FOR IMMEDIATE RELEASE
February 25, 2011
Jen Nessel, 212.614.6449, email@example.com
David Lerner, Riptide Communications, 212.260.5000
Spanish Judges Rule Case on US Torture Can Continue
CCR Hails Major Victory for Accountability
NEW YORK - February 25 - In response to news that the full panel of Judges of the Audencia Nacional (Spain’s High Court) rejected a Spanish prosecutor’s effort to stop an investigation into the role of US officials for torture on Guantanamo, the Center for Constitutional Rights, which has submitted many papers in this and a related case in Spain, released the following statement
This is a monumental decision that will enable a Spanish judge to continue a case on the “authorized and systematic plan of torture and ill treatment” by
For more information and filings related to the Spanish cases, both the above torture case and the Bush 6 case looking into the role of the lawyers in the torture program, visit the Spanish case page on the Center for Constitutional Rights web site.
CCR has also filed cases against Donald Rumsfeld in Germany and France, and, on February 7, released a Bush Torture Indictment under the Convention Against Torture in advance of the former president’s planned trip to Switzerland which was cancelled to avoid possible legal action. The Bush Torture Indictment stands ready to be tailored to the specific laws of any of the 147 signatory countries to the Convention Against Torture where he may travel. CCR’s partner in these cases is the
The Center for Constitutional Rights is dedicated to advancing and protecting the rights guaranteed by the United States Constitution and the Universal Declaration of Human Rights. Founded in 1966 by attorneys who represented civil rights movements in the South, CCR is a non-profit legal and educational organization committed to the creative use of law as a positive force for social change.
3 Comments so far
Posted by Jill
Feb 25 2011 - 4
YES! I'm glad we don't own every judicial entity in the world! There must be justice for those the
Posted by Archie1954
Feb 25 2011 - 6
It is essential that this information be widely disseminated. americans are ignorant of what is actually happening in the world and depend much too much on The US MSM which doesn't tell the turth or coveniently misses the story. It is also important to hold governments responsible for maintaining the independance of their judiciaries. Any attempt as in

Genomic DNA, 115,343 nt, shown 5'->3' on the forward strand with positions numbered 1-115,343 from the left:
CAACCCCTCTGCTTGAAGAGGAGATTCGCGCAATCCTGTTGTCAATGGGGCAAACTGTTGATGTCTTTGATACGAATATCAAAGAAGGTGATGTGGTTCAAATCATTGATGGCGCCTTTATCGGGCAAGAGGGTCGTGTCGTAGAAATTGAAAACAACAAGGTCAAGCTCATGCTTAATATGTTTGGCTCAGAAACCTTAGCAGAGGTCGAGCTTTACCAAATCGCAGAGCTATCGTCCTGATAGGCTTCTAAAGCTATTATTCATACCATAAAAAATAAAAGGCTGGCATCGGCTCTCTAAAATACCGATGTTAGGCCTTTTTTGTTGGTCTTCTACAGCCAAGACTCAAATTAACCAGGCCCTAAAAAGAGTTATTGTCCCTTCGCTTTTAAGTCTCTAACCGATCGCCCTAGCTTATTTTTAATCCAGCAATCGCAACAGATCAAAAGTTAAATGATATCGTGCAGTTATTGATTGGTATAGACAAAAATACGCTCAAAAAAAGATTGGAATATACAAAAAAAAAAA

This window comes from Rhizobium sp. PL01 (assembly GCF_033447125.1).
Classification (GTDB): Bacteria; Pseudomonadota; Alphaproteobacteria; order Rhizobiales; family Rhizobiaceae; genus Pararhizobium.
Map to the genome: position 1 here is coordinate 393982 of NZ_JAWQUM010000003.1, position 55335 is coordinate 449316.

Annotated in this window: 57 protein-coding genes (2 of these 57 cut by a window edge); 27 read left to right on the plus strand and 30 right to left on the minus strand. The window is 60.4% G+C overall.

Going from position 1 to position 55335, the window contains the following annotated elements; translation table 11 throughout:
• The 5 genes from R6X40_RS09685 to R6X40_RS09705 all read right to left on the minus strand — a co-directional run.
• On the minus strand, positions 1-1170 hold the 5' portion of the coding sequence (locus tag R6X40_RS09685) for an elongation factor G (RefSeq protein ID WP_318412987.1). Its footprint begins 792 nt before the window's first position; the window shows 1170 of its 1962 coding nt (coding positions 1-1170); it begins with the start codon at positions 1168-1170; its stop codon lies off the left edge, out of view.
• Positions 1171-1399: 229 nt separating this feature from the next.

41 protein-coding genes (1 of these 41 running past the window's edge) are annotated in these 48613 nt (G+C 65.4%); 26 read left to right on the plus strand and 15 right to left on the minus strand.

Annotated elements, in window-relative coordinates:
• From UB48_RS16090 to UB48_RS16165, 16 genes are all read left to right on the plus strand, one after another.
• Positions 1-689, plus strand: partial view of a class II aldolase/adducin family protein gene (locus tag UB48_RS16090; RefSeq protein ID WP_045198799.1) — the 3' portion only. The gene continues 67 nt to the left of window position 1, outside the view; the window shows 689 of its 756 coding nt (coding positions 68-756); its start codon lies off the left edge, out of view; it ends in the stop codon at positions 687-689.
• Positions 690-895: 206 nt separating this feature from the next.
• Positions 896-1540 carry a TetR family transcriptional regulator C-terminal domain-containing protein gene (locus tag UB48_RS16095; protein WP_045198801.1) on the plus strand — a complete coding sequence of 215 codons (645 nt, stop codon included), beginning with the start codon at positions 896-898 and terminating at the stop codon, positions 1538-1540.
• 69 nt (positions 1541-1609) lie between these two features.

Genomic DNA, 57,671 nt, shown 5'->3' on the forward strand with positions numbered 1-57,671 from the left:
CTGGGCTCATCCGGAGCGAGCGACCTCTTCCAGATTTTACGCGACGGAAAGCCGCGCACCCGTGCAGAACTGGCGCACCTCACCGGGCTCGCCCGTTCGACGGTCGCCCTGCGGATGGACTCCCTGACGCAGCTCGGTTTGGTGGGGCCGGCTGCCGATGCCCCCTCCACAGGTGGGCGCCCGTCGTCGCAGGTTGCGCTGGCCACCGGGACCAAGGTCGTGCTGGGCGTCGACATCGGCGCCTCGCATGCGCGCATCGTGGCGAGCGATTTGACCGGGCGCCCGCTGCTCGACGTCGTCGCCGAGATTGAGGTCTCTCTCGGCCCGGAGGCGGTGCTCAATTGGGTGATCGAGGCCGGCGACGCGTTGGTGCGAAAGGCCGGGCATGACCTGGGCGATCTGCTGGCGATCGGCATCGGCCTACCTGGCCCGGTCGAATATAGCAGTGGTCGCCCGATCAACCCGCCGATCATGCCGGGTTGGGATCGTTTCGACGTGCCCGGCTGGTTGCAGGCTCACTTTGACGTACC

Posted by nagamaki
Feb 26 2011 - 1
This is the only way to begin reversing all of the nonsense that is happening here in the
Why Aung San Suu Kyi wants to keep sanctions on Burma
Some analysts warn that democracy activist Aung San Suu Kyi’s pro-sanctions strategy may lose steam as
Three months after her release from house arrest, Aung San Suu Kyi is back in the spotlight in Burma (
Ms. Suu Kyi emerged as a democracy leader during a popular uprising in 1988 that was later put down by the military. She has long been a thorn in the side of
In 2007, a monk-led protest movement in several cities sparked by rising fuel prices met a violent end. In an interview last week with
"But on the other hand, one cannot say that the Burmese Army is always going to shoot at the people,” she told the Globe and Mail.
Burma’s media have blocked all news about Egypt and other revolts, according to analysts and diplomats.
The row over sanctions
Since her release in November, Suu Kyi has focused on rebuilding her National League for Democracy (NLD) party and has made few public speeches. She hasn’t traveled outside
The row over sanctions comes as
Last month, opposition parties in the parliament called for an end to sanctions as a way of easing the economic burden on
In an internal review, the EU recently found that its sanctions had failed to achieve their political goals and had “undoubtedly contributed to the stagnation and continuing impoverishment of the people.” The EU review, which was obtained by the Monitor, also concluded that nonstatutory curbs on multilateral aid to
But the NLD has argued that it was too soon to lift sanctions. In a Feb. 8 statement, it claimed that economic conditions had “not been affected by sanctions to any notable degree” and blamed the military for acute poverty and poor governance. It said it was ready for talks with Western governments on how the restrictions could eventually be modified with a view to improving human rights.
Analysts say Suu Kyi sees sanctions as her political leverage in
Her supporters argue that the regime desperately wants to lift sanctions and had hoped that her release would trigger a change in Western policy. They say this explains why state media went on the offensive against the NLD when it stuck to its guns.
A Feb. 13 commentary that ran in several newspapers attacked the NLD’s pro-sanctions stance and warned of a “tragic end” for the party and its leader. In response, a
Some analysts warn that Suu Kyi’s strategy may lose steam as
Thant Myint-U, a historian, said the government’s wish to see sanctions lifted must be set against Western demands for political reforms. “I think their default approach will be to try and make Western sanctions irrelevant, through expanding ties with
“Going after the money of the leaders, tracking it, tracing it, sends the signal to potential business partners that their best interests aren’t served by their support or proximity to the regime,” he wrote by e-mail.
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"The master class has always declared the wars; the subject class has always fought the battles. The master class has had all to gain and nothing to lose, while the subject class has had nothing to gain and everything to lose--especially their lives." Eugene Victor Debs